a PAW web exclusive column by Hugh O'Bleary (firstname.lastname@example.org)
Or how Bruce Springsteen,
auditor, reaches into the ranks of commuters
by Hugh O'Bleary
stood stone-like at . . . well, okay, not at midnight, as in the
opening line of Bruce Springsteen's Growing Up. It was more
like four o'clock in the afternoon. And actually, I didn't stand,
I sat at my desk in my office in New York. But I was transfixed,
I mean really stone-like. For there, in my on-line Daily Princetonian
was the news that Bruce Springsteen - yes, the very same Bruce Springsteen
who had written Growing Up and had then indeed grown up to
become a rock 'n' roll god and poet of the working man and all-around
cool dude, the Boss, himself - had audited a class at Princeton.
According to the Prince,
Springsteen had sat in on a session of AMS 308, "Prophecy and
the American Voice," an American Studies seminar taught by
visiting professor Greil Marcus. Springsteen, who, the paper said,
had arrived dressed in jeans, a thermal undershirt and work boots
and "kept a surprisingly low profile on campus," discussed
Allen Ginsberg with the class and seemed, in the words of one student,
"really, really smart." Oh, yeah, he also bought a Powerbar
and a bottle of water at the Frist convenience store.
I read the report through
twice, experiencing a serious case of - as one student in the class,
Sara Isani '01, had put it - "extra-flabbergasted-ness."
Bruce was on campus, walking around munching a Powerbar and discussing
Ginsberg's Wichita Vortex Sutra, and where the hell was I?
Schlepping to the Dinky? Buying (for shame!) a doughnut and coffee
at the WaWa? Working in the city? Home cleaning out the gutters?
I mused for about a second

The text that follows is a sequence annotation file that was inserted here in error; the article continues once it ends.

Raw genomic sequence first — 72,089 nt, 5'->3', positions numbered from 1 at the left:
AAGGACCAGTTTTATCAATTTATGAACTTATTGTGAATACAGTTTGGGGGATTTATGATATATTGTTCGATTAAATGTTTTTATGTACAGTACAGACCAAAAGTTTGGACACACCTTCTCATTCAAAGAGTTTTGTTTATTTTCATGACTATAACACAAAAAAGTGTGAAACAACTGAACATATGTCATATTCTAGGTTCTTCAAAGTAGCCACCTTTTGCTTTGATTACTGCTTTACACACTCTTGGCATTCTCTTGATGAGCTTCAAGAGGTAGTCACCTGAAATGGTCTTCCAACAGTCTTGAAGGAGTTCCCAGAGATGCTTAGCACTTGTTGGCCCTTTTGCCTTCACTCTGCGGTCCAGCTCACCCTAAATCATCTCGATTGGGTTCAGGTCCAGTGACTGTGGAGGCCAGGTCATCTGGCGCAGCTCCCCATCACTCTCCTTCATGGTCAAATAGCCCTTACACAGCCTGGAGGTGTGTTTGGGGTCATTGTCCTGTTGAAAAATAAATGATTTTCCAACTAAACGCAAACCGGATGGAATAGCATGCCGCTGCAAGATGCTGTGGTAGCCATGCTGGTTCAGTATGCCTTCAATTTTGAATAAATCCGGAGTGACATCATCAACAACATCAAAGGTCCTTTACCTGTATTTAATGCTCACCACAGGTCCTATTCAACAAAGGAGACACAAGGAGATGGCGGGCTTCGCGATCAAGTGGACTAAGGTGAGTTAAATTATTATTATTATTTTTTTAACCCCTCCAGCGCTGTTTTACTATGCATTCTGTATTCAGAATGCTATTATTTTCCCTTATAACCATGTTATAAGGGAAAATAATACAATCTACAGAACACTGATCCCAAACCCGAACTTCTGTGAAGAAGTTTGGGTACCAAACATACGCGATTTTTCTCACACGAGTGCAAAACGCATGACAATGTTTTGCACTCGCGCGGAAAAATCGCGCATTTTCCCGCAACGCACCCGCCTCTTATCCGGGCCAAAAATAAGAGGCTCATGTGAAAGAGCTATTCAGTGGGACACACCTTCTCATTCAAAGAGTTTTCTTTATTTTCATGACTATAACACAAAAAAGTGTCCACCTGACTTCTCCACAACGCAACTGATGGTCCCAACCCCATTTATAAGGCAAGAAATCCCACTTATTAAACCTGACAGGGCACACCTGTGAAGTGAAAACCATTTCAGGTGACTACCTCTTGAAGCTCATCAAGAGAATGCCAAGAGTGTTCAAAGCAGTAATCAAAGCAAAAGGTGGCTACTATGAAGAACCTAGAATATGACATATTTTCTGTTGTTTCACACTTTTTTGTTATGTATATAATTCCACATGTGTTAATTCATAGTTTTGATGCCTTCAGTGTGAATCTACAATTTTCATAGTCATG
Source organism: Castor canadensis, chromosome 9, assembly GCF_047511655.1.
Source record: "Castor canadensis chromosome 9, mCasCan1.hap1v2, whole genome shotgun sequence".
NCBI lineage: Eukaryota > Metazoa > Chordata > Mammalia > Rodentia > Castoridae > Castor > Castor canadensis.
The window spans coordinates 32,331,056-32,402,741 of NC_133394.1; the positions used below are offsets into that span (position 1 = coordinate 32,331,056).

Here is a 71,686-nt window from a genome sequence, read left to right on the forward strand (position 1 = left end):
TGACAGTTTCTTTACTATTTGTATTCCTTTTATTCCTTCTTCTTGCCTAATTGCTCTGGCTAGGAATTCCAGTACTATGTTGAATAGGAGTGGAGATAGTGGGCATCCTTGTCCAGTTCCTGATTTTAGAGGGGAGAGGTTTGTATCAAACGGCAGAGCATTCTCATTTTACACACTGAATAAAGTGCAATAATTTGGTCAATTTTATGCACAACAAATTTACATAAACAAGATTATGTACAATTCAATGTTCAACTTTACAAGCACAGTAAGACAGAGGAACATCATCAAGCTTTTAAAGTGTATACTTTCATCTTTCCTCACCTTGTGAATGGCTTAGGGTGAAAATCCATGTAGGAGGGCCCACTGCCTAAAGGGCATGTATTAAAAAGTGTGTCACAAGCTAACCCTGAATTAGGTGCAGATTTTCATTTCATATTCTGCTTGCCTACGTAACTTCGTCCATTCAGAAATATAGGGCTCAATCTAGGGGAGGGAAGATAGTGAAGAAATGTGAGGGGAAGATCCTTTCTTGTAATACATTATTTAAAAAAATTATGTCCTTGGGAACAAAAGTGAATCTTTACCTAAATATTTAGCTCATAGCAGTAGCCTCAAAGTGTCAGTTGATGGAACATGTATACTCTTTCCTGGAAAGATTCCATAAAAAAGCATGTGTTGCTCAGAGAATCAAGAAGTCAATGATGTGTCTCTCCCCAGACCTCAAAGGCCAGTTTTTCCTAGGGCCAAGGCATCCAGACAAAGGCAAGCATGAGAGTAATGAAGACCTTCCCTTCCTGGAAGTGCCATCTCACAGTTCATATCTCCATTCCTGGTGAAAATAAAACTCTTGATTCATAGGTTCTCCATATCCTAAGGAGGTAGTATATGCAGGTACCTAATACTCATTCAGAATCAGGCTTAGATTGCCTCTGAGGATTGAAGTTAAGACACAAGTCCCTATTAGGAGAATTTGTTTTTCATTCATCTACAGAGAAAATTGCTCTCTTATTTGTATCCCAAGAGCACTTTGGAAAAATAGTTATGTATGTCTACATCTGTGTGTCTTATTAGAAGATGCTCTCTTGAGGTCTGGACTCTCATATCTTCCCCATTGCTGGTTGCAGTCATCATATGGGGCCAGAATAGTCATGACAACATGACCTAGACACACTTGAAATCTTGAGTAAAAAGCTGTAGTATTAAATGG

on the fact that here I am, living in Princeton, with one of the
world's great universities at my doorstep, a cornucopia of intellectual
riches at hand, a veritable academic smorgasbord there for the consumption,
and I don't take advantage of it as I should. Then I switched to
just thinking how cool it would have been if I had run into the
Boss! Say, on the Dinky.
I could have made some
joke about how the train clearly wasn't born to run ... on time.
Har! Har! Well, maybe not. I would have played it cool. Really.
We might have discussed Beat poetry and populism and ecstatic imagery.
Professor Sean Wilentz,
director of the Program in American Studies, was quoted in the Prince
as saying that Springsteen doesn't shy away from serious intellectual
work. "I get the impression he's a very serious reader, especially
on things American," Wilentz said. "Springsteen takes
the life of the mind very seriously."
so do I.
The news of Springsteen's
visit inspired me. If a mega rock star fresh off a year-long sold-out
international concert tour could take time to read and discuss poetry
with ordinary - well, okay, Princeton - students, couldn't I step
out of the mold a little myself? The next day I left my overcoat
at home and broke out my old leather jacket instead. It looked a
little funny over my sportcoat and tie, true, but I felt a sense
of freedom I hadn't felt in a while. I curled my lip at the other
commuters, locked into their wing-tip world. When they said "Sit
down," I stood up. I had a Powerbar for lunch. The following
morning I went with jeans and an old flannel shirt.
By the third morning,
I was starting to get funny looks. "Did you switch jobs, O'Bleary?"
said Dan Shrake, as I slouched in my seat on the train, reading
Howl instead of my usual copy of the Times and sucking
on a bottle of Poland Spring.
"It's a town full
of losers," I muttered. "I'm pullin' outta here to win."
"Yeah? Well, what's
with your sideburns?" he added.
Okay, maybe I was taking
it a bit far. After all, Springsteen's drop-in jeans-and-Ginsberg
session was a one-shot deal. Even super-famous, ultra-rich rock
legends have to work for a living. Face it, only students get to
live like, well, students all the time. Bruce, it was clear, had
found a way to maintain his intellectual engagement amid the quotidian
responsibilities of his life. Surely I could try to do the same
- without feeling as though I had to look like an album cover.
The next day I trimmed
my sideburns, and went back to a jacket and tie. But I was still
reading Ginsberg. And singing a little Springsteen.
Carries saints and
Carries losers and
Hugh O'Bleary commutes
to New York City from Princeton. He revels in his daily sojourn
across campus to catch the Dinky. You can reach Hugh O'Bleary by
writing him c/o email@example.com